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By Pete Biebel, Senior Vice President

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Market activity over the past few weeks has been dominated by reactions to developments in the spread of the coronavirus.  It’s reminiscent of how the market responded late last year to the yin and yang of news on progress in the trade talks with China.  Even the flimsiest hint of good news could launch the averages higher.  When the occasional splash of bad news hit, the market might have jerked lower in an initial reaction, but it seemed to be able to conveniently wipe away any memory of the news in short order.

Stocks opened lower Tuesday morning following reports of larger than expected increases in the number of coronavirus cases and fatalities over the long holiday weekend.  But, by midday, all was forgotten and the averages recovered most of their early losses through the second half of the session.  News of the contagion’s spread was a little healthier Wednesday morning, so stocks gapped higher on the opening and, even though the averages finished near their lows of the day, they still ended the day with solid gains.  Both the NASDAQ Composite Index (COMP) and the S&P 500 Index (SPX) touched new record highs.

That was also the day that got people talking about the Big Numbers.  The high on SPX Wednesday was a bit below 3394, just 0.18% below 3400.  COMP topped out near 9838, just over 1.6% under the 10,000 mark.  The best the Dow Jones Industrial Average (DJIA) could do that day was 29,400, about 150 points below the high of the previous week, but still within 2% of the 30,000 level.  I suspect that roughly half of the market participants who noticed the proximity to the big numbers believe that, now that we’re within the gravitational pull of those levels, the market averages will surely be drawn to them.  I suspect the other half believes that those big number levels will act as a brick wall the first time the averages approach them.  Such traders are apt to ramp up their selling as those indices near those big numbers for the first time.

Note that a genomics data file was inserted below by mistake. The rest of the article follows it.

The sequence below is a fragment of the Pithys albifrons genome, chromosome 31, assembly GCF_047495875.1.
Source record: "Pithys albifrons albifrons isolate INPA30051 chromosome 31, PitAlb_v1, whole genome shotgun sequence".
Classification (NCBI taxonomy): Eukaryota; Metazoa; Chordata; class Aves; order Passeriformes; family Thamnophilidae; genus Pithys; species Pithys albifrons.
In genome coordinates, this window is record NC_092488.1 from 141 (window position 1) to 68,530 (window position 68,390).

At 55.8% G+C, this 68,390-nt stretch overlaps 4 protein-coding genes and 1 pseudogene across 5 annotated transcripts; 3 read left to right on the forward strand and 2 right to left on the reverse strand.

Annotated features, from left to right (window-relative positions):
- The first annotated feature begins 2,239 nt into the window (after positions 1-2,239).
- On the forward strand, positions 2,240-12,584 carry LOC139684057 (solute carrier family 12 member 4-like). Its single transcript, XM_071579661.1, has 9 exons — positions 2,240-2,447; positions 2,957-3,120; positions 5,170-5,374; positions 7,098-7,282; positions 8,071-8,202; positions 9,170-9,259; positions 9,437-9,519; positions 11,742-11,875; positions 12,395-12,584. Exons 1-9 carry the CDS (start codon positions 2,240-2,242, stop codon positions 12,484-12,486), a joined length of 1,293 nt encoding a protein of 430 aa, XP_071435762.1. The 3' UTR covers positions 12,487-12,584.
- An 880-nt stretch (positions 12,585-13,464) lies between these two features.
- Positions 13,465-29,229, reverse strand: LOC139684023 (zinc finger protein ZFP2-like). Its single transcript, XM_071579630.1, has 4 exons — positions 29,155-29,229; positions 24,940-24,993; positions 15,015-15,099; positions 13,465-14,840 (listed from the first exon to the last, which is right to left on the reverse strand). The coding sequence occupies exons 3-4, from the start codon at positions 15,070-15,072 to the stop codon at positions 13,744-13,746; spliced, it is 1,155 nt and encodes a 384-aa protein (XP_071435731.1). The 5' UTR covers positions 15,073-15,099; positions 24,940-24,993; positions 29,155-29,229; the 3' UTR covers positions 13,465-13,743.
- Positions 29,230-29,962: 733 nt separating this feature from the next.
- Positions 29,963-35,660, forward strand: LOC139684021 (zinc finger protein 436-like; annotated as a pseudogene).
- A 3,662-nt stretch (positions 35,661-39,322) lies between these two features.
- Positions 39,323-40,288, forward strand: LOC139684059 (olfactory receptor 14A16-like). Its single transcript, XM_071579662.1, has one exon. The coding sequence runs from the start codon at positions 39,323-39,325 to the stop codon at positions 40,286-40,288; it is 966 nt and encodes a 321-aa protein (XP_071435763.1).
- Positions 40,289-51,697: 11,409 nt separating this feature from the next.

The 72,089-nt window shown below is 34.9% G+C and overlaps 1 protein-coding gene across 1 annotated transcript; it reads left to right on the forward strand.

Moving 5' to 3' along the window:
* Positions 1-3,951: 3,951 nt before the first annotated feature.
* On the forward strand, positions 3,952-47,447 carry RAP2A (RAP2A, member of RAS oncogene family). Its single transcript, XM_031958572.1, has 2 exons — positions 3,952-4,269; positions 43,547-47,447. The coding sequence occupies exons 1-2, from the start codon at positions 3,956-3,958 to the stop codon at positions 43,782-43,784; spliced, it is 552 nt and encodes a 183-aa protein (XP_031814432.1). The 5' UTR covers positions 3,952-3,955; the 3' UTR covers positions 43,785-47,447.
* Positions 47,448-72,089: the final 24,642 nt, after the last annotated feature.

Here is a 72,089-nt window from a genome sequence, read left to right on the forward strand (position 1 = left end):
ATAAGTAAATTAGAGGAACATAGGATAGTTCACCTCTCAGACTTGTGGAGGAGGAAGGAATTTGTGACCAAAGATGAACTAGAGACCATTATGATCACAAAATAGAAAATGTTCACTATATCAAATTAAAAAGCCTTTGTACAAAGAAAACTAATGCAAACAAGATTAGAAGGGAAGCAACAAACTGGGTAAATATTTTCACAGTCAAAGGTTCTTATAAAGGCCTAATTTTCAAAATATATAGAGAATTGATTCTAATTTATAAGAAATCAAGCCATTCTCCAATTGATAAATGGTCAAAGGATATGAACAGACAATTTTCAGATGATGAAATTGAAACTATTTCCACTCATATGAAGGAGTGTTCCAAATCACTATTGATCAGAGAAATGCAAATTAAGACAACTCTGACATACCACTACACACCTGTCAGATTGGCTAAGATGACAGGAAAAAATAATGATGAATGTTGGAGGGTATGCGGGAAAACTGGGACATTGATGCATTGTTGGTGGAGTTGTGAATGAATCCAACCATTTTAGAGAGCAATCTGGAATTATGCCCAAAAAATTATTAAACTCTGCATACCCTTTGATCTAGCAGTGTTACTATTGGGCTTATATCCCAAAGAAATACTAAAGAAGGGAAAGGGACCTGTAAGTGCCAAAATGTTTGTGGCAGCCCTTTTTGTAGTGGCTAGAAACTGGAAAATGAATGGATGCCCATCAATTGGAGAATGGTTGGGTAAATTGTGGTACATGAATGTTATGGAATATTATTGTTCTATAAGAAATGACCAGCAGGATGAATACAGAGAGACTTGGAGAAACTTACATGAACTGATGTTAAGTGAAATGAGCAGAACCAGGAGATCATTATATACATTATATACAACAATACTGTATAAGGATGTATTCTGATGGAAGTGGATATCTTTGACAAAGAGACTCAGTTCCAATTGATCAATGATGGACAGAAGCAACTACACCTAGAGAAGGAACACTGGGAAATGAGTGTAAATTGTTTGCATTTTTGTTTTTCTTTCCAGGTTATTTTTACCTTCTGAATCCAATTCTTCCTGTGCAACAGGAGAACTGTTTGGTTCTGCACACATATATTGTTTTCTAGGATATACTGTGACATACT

That may have been one of the factors in play on Wednesday when SPX stalled repeatedly within a whisker of the 3400 level before easing lower.  The market attempted to rally again Thursday morning even in light of news of a surprising number of coronavirus cases in South Korea.  About ninety minutes into the session, a headline revealed that the contagion had caused a steep decline in sales of smart phones in China.  That news sparked a brief but violent decline in stock prices, especially those of many of the high-flying tech companies.  The averages recovered much of that air-pocket decline over the balance of the session.  For the day, SPX lost about 0.4% while COMP dropped about 0.7%.

As more and more companies revealed their concerns about the degree to which the contagion would impact their businesses, the potential for significant economic impact was becoming hard to ignore.  The markets can be callously ignorant of the number of fatalities in any given worldwide disaster, but when it starts to impact economic growth and corporate profits, the markets care deeply.  So, on Friday morning, when the IHS Markit’s flash reading of business activity registered its lowest level in more than six years, markets noticed.  Stocks not only gapped lower that morning, they also continued to slide lower through most of the session.  SPX lost a bit more than 1% for the day; COMP fell nearly 1.8%.  DJIA declined a relatively modest 0.78% but closed at its lowest level in 2 ½ weeks.